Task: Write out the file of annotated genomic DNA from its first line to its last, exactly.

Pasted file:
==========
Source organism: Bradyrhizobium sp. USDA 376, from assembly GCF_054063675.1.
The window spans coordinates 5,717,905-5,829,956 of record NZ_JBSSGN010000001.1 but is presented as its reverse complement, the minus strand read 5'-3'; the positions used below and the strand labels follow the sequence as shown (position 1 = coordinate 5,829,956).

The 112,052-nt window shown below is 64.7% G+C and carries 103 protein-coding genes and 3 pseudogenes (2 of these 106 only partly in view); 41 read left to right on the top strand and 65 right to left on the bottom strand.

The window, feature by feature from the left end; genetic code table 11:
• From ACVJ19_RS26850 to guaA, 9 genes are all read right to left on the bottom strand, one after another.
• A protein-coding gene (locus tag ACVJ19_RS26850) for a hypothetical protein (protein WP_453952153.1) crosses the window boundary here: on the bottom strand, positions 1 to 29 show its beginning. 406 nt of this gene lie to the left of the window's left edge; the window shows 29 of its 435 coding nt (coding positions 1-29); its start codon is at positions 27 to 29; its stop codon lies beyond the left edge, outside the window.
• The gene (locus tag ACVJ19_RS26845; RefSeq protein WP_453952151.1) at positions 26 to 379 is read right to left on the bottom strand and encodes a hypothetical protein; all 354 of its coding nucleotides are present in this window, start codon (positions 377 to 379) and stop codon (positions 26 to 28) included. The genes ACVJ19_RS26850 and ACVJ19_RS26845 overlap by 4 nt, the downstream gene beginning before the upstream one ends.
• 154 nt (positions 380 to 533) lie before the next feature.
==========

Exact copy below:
Source organism: Bradyrhizobium sp. USDA 376, from assembly GCF_054063675.1.
The window spans coordinates 5,717,905-5,829,956 of record NZ_JBSSGN010000001.1 but is presented as its reverse complement, the minus strand read 5'-3'; the positions used below and the strand labels follow the sequence as shown (position 1 = coordinate 5,829,956).

The 112,052-nt window shown below is 64.7% G+C and carries 103 protein-coding genes and 3 pseudogenes (2 of these 106 only partly in view); 41 read left to right on the top strand and 65 right to left on the bottom strand.

The window, feature by feature from the left end; genetic code table 11:
• From ACVJ19_RS26850 to guaA, 9 genes are all read right to left on the bottom strand, one after another.
• A protein-coding gene (locus tag ACVJ19_RS26850) for a hypothetical protein (protein WP_453952153.1) crosses the window boundary here: on the bottom strand, positions 1 to 29 show its beginning. 406 nt of this gene lie to the left of the window's left edge; the window shows 29 of its 435 coding nt (coding positions 1-29); its start codon is at positions 27 to 29; its stop codon lies beyond the left edge, outside the window.
• The gene (locus tag ACVJ19_RS26845; RefSeq protein WP_453952151.1) at positions 26 to 379 is read right to left on the bottom strand and encodes a hypothetical protein; all 354 of its coding nucleotides are present in this window, start codon (positions 377 to 379) and stop codon (positions 26 to 28) included. The genes ACVJ19_RS26850 and ACVJ19_RS26845 overlap by 4 nt, the downstream gene beginning before the upstream one ends.
• 154 nt (positions 380 to 533) lie before the next feature.